“Again, with TotalMix allowing us to set up separate mixes for different outputs, whether they want to hear themselves or certain tracks, separately from the DAW. It’s just so useful. I do a combination of routing in Pro Tools – which was about 32 tracks, and where I can do automation and editing – and TotalMix where I can set up mixes for all the outputs for that specific set-up on that specific day.”
“Every physical output will have probably three-four-five buses going to it – say music, vocals, Fx, cues – so you can adjust that with faders on those specific outputs and do the overall levels. I honestly think I wouldn’t be able to do what I have to do, as quickly as I have to do it, solely in Tools.”
Alongside his selection of RME interfaces, Victor has also been using the RME M-32 Pro – RME’s high-end 32-channel AD and DA converters with MADI and AVB connectivity – for multi-channel A-D, which Victor describes as “flawless”.
“Yeah, they’re amazing! We had them set up with four 12-channel mixers, custom Audio Developments AD149s, all going into the M-32 and then into the UFX+ via MADI.”
“Like I said earlier, I first got into RME back at Remote. And back when the RME MADI cards came out was around the time we’d started looking at smaller rigs.”
“Then when the RME MADI Router was released, that just blew our minds. With the ability to route individual channels across 3 MADI streams, we could convert everything to MADI and finally get rid of racks and racks of (RME) ADAT interfaces.”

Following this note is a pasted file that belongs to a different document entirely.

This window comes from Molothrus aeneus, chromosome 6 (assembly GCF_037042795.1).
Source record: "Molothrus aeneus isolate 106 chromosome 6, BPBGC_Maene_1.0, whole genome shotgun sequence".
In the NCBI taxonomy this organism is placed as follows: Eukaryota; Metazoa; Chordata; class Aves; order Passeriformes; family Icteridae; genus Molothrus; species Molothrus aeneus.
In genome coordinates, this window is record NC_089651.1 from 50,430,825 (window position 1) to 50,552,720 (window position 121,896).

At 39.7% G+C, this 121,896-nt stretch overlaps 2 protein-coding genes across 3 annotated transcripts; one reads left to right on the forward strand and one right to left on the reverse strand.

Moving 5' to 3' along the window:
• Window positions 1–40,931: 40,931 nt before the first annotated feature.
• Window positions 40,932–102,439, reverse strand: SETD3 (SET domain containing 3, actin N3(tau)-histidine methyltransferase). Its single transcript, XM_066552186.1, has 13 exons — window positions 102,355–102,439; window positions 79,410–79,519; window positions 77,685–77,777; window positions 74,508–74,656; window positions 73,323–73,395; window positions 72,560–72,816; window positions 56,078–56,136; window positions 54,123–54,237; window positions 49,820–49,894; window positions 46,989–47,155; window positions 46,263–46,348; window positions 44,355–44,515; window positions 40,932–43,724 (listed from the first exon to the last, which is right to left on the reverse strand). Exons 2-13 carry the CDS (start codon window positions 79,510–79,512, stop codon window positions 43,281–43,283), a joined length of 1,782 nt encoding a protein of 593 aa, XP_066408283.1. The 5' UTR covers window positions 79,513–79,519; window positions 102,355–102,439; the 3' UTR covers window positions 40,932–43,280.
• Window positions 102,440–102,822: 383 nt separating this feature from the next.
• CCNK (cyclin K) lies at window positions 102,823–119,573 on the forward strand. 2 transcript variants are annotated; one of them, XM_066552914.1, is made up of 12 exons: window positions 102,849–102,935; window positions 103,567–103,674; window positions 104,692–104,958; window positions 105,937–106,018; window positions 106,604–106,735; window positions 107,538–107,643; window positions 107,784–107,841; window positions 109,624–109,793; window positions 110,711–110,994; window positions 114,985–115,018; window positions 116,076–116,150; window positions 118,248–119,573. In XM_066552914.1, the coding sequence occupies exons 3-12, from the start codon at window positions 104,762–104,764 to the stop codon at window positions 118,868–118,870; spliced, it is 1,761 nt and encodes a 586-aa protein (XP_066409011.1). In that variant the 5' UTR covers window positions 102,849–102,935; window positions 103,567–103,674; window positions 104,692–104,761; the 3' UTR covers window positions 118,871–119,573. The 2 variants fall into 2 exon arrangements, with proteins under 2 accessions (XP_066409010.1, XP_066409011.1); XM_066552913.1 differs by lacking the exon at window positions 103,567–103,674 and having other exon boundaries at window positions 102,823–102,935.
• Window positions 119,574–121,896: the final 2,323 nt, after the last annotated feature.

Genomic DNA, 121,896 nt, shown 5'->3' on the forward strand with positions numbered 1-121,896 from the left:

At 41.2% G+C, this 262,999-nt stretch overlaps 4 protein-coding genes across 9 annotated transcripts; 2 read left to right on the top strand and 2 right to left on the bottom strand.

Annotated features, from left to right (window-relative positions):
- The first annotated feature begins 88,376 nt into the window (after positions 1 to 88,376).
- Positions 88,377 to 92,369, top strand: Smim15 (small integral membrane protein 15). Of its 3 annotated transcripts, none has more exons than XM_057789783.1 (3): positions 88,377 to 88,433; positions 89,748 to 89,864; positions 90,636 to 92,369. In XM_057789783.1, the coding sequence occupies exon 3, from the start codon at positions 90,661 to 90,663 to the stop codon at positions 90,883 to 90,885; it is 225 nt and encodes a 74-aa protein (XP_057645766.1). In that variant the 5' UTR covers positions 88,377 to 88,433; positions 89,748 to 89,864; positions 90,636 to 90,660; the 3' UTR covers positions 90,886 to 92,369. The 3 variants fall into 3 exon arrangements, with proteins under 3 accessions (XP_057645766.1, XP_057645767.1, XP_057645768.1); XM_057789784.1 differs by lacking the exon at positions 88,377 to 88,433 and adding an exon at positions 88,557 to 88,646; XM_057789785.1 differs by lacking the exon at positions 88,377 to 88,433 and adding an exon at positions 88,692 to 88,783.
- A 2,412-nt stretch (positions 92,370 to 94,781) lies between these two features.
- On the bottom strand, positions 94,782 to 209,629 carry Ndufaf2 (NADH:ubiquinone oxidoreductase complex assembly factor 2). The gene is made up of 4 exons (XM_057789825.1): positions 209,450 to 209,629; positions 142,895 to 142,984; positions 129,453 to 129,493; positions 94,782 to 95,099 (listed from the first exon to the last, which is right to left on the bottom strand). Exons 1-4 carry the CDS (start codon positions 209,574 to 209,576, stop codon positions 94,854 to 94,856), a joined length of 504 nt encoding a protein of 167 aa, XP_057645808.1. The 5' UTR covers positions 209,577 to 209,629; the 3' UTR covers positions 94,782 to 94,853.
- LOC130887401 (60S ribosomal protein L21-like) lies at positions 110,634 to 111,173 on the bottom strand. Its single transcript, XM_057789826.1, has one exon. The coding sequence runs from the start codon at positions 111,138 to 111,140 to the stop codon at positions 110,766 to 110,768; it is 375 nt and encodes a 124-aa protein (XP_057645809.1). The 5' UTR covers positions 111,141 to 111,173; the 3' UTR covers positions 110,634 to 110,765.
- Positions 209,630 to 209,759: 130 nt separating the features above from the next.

“Large channel counts and the routing flexibility covered the digital world, although of course we still had plenty of analogue gear, particularly in the studio with synths, instrument inputs and microphones.”
“And so we’ve been using RME D/As for many years, including the original M-32s, which allowed us to take 32 channels of analogue inputs and convert them into MADI, to be able to pipe them into the system. And then with RME interfaces and TotalMix, send those channels out again easily and with minimal latency.”
“Then on the project with the AD149s, we ended up recording the same musical numbers live as well, during shoot. So the main challenge there was to capture a recording with a transparent signal chain which we could match sonically, weeks later.”
“And that’s the thing with the RME – sometimes you might want a piece of kit because of the way it sounds of course, the way it colours the material – but as far as these technical recordings go, in the environments and scenarios we work in, really you want the kit to be as clean and as neutral as possible.”
“And I think the M-32s really allow us to do that and keep that consistency throughout, due to their accuracy. If you want to be able to capture clean audio or match a previous recording without introducing colour, then these M-32 Pros are ideal.”
“If you want to be able to capture clean audio or match a previous recording
without introducing colour, then these M-32 Pros are ideal.”
Alongside RME gear, Victor Chaga and Simon Hayes also made use of 2 x DirectOut Prodigy.MCs for their location recording trip to Sardinia, in the summer of 2021.
A highly flexible modular converter, the DirectOut Prodigy Series can be easily re-configured to include any combination of its wide range of analogue and digital I/O – line and mic, as well as AES-3, MADI, Dante, Ravenna and Waves SoundGrid – with comprehensive mixing control offered by the included GlobCon software.